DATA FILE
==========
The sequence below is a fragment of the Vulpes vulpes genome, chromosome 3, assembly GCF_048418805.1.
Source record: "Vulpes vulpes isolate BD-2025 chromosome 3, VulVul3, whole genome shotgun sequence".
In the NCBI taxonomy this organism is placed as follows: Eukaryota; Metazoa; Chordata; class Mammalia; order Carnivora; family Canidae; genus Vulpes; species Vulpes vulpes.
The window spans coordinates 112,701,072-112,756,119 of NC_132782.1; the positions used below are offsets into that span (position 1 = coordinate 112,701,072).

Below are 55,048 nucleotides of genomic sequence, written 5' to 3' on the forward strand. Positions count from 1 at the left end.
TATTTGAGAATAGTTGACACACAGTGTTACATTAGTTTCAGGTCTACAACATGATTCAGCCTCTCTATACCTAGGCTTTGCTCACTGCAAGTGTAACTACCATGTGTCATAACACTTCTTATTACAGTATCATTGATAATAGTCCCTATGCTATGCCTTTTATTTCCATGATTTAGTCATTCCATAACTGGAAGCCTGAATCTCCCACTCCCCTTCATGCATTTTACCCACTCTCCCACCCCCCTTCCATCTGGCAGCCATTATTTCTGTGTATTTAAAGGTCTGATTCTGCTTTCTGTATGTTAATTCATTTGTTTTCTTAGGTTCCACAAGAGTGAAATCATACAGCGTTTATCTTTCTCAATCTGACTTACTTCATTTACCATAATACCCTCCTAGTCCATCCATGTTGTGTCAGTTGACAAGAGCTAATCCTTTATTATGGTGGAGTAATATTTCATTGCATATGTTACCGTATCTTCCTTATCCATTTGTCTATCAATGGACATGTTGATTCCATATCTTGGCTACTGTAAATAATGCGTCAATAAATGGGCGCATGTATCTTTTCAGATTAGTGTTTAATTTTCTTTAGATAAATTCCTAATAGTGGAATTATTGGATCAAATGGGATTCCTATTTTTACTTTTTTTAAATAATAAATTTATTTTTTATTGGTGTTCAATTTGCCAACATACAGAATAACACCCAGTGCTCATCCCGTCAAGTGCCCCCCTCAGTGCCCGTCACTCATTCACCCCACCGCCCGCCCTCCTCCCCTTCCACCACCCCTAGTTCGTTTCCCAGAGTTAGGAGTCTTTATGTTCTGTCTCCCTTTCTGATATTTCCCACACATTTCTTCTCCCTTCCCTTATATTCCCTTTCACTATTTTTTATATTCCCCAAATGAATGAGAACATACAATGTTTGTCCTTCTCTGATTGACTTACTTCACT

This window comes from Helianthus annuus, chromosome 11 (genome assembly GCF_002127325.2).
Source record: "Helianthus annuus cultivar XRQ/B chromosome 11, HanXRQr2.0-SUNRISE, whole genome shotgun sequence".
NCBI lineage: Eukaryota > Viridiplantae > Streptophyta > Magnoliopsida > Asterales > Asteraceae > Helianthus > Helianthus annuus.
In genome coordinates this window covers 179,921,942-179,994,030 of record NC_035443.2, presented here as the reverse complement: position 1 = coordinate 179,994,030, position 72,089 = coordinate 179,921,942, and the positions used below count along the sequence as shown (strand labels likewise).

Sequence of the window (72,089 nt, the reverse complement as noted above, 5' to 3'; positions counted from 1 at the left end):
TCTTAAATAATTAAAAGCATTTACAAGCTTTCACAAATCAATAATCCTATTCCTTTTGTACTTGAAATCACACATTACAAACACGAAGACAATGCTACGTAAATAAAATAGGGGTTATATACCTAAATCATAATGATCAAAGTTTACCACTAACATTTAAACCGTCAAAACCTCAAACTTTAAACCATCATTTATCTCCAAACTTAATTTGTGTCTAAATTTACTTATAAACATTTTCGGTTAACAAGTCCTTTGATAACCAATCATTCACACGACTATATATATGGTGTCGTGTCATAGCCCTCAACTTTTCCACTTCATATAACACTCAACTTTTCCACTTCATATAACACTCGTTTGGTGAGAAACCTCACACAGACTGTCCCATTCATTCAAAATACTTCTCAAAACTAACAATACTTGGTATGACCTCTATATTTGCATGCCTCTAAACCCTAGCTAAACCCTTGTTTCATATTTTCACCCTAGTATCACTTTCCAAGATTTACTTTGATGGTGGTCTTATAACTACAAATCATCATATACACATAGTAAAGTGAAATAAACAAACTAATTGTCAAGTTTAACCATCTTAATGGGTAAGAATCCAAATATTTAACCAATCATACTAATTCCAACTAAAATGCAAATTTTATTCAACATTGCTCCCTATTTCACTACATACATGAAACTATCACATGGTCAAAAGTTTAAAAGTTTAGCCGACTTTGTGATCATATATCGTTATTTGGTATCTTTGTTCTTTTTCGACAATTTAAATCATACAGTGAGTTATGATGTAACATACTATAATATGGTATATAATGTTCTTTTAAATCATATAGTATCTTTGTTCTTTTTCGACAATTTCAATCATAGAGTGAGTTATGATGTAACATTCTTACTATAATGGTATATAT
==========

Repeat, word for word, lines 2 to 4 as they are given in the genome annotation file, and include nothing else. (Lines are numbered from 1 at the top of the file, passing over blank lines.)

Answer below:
Source record: "Vulpes vulpes isolate BD-2025 chromosome 3, VulVul3, whole genome shotgun sequence".
In the NCBI taxonomy this organism is placed as follows: Eukaryota; Metazoa; Chordata; class Mammalia; order Carnivora; family Canidae; genus Vulpes; species Vulpes vulpes.
The window spans coordinates 112,701,072-112,756,119 of NC_132782.1; the positions used below are offsets into that span (position 1 = coordinate 112,701,072).